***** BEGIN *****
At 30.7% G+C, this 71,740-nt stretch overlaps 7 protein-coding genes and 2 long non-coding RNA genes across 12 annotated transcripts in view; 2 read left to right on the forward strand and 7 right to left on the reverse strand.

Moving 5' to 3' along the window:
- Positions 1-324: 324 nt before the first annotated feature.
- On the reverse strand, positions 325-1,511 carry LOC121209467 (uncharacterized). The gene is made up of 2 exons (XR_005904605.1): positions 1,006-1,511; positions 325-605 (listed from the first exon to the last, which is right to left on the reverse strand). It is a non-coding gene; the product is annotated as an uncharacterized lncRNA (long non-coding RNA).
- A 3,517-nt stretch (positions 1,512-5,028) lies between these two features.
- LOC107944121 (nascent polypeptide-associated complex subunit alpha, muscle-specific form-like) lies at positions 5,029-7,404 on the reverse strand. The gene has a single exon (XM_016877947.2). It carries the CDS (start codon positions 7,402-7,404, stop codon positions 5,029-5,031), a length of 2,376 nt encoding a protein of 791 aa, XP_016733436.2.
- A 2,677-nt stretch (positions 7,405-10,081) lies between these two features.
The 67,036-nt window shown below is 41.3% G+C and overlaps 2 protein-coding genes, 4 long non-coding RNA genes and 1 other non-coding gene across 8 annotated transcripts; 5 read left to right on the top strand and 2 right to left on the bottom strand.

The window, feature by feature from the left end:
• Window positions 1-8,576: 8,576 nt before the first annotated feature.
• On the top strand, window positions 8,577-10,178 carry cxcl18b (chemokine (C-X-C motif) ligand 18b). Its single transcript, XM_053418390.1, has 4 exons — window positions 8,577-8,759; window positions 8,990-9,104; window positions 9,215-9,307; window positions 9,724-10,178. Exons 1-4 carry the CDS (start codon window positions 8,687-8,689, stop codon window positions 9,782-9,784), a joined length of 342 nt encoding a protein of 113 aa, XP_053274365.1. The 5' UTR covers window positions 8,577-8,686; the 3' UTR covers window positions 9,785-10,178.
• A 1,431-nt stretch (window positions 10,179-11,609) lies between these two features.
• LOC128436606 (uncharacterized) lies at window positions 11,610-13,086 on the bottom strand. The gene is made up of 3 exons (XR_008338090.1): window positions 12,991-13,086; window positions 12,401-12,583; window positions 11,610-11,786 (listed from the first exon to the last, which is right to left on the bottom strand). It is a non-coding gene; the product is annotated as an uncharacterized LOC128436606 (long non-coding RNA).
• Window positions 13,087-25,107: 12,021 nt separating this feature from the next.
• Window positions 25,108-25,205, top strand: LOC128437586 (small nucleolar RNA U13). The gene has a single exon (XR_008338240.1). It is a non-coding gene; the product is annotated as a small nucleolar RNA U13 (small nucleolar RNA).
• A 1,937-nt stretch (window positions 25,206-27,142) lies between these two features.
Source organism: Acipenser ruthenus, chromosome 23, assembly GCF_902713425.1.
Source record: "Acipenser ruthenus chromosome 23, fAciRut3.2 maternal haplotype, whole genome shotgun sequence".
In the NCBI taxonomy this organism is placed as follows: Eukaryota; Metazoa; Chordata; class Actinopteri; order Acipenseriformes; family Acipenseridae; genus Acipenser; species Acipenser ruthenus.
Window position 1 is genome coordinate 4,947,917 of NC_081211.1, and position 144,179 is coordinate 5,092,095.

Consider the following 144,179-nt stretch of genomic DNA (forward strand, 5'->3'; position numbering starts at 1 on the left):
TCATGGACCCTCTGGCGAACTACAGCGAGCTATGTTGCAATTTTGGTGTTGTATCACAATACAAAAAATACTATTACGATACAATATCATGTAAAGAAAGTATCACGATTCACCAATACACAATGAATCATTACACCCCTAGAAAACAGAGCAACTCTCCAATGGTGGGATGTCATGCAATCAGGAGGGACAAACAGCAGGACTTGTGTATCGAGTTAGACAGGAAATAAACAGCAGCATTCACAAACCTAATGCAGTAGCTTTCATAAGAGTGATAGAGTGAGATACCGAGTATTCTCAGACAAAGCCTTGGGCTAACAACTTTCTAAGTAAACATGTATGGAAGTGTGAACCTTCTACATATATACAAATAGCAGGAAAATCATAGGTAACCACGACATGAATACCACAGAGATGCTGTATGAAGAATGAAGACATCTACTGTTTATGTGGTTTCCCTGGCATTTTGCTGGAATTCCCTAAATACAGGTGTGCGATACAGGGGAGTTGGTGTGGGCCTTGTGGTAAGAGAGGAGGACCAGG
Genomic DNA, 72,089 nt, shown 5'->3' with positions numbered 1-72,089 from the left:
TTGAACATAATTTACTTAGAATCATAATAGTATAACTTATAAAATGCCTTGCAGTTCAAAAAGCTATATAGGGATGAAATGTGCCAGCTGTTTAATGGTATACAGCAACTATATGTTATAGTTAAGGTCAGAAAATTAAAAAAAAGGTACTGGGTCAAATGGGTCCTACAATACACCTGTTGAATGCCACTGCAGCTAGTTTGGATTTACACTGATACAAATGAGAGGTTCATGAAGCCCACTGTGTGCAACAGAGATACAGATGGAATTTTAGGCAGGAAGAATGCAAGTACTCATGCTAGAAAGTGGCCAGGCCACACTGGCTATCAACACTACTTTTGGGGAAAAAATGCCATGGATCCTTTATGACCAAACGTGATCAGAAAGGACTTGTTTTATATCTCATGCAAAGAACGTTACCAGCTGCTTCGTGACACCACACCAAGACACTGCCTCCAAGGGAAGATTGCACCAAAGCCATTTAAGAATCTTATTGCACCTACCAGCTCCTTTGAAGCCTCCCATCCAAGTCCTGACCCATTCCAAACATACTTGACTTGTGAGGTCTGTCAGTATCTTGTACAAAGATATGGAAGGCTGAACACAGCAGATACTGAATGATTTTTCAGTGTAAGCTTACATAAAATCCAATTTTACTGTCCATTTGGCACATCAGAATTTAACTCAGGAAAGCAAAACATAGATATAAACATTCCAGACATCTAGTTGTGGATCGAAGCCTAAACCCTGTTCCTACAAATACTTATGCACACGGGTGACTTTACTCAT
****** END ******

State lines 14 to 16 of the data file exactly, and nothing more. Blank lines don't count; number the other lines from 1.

• Window positions 13,087-25,107: 12,021 nt separating this feature from the next.
• Window positions 25,108-25,205, top strand: LOC128437586 (small nucleolar RNA U13). The gene has a single exon (XR_008338240.1). It is a non-coding gene; the product is annotated as a small nucleolar RNA U13 (small nucleolar RNA).
• A 1,937-nt stretch (window positions 25,206-27,142) lies between these two features.